Zoey Vilasuso is working in the Princeton, West Virginia, office of ChildLaw Services as the 2021 recipient of the Regina Charon Fellowship. The fellowship is paying Vilasuso a stipend of $5500 for 10 weeks of valuable work experience.

ChildLaw is the only non-profit law firm in the Mountain State that represents children exclusively. Its mission is to advocate for the well-being of children through legal representation, policy development, and coordinated planning.

“ChildLaw Services was my first choice for this fellowship because I have always been drawn towards working with kids,” Vilasuso said. “I worked full-time at a daycare in Morgantown before going to law school, and my mom is a middle school teacher in Morgantown.” 

WVU Law summer fellows are helping those in need

WVU Law student Sophia Runion

MORGANTOWN, W.Va. — Continuing a long-running tradition, law students at West Virginia University are spending this summer helping those in need.

More than a dozen WVU College of Law students are working as Public Interest Advocates Summer Fellows. They are helping at regional organizations that provide legal services to low-income clients, the elderly, children, victims of domestic violence, veterans and others. The program began in 1988.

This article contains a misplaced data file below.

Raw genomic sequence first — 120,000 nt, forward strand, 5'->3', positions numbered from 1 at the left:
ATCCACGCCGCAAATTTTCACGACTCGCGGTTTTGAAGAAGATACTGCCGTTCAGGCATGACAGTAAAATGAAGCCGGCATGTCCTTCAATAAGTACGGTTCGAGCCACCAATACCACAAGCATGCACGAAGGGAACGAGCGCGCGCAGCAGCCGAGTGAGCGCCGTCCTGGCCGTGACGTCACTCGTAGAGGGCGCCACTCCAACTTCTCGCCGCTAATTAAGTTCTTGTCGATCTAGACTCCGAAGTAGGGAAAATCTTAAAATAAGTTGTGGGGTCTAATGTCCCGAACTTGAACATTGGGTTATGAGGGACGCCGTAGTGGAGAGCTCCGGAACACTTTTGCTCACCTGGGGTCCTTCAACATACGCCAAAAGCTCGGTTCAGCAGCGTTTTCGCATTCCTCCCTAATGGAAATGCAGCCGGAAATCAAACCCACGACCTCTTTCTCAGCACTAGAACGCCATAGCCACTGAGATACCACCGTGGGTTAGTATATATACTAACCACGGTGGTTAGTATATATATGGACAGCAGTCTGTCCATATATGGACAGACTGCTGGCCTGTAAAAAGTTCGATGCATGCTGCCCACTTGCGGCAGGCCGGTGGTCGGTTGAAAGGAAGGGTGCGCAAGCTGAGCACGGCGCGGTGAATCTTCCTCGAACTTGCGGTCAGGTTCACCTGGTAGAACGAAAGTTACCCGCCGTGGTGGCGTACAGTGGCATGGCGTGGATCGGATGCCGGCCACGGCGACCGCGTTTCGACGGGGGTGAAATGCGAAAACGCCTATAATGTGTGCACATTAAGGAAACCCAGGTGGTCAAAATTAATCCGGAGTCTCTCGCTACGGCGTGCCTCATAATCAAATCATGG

Being a PIA Summer Fellow gives these students valuable legal work experience in areas such as children’s advocacy, civil rights, consumer matters, disability rights, and land use and conservation. At the same time, they are increasing access to justice for many people who cannot afford a lawyer.

“PIA Fellowships allow students to gain practical, real-world legal experience while they provide important support and staffing in busy public interest law offices,” said Jennifer Powell, director of the Center for Law and Public Service. “The fellowships have also inspired many students to provide pro bono legal services once they become lawyers and have launched hundreds of students’ careers in public interest law.”

Trychta wins national award for academic support

WVU Law Teaching Professor Kirsha Trychta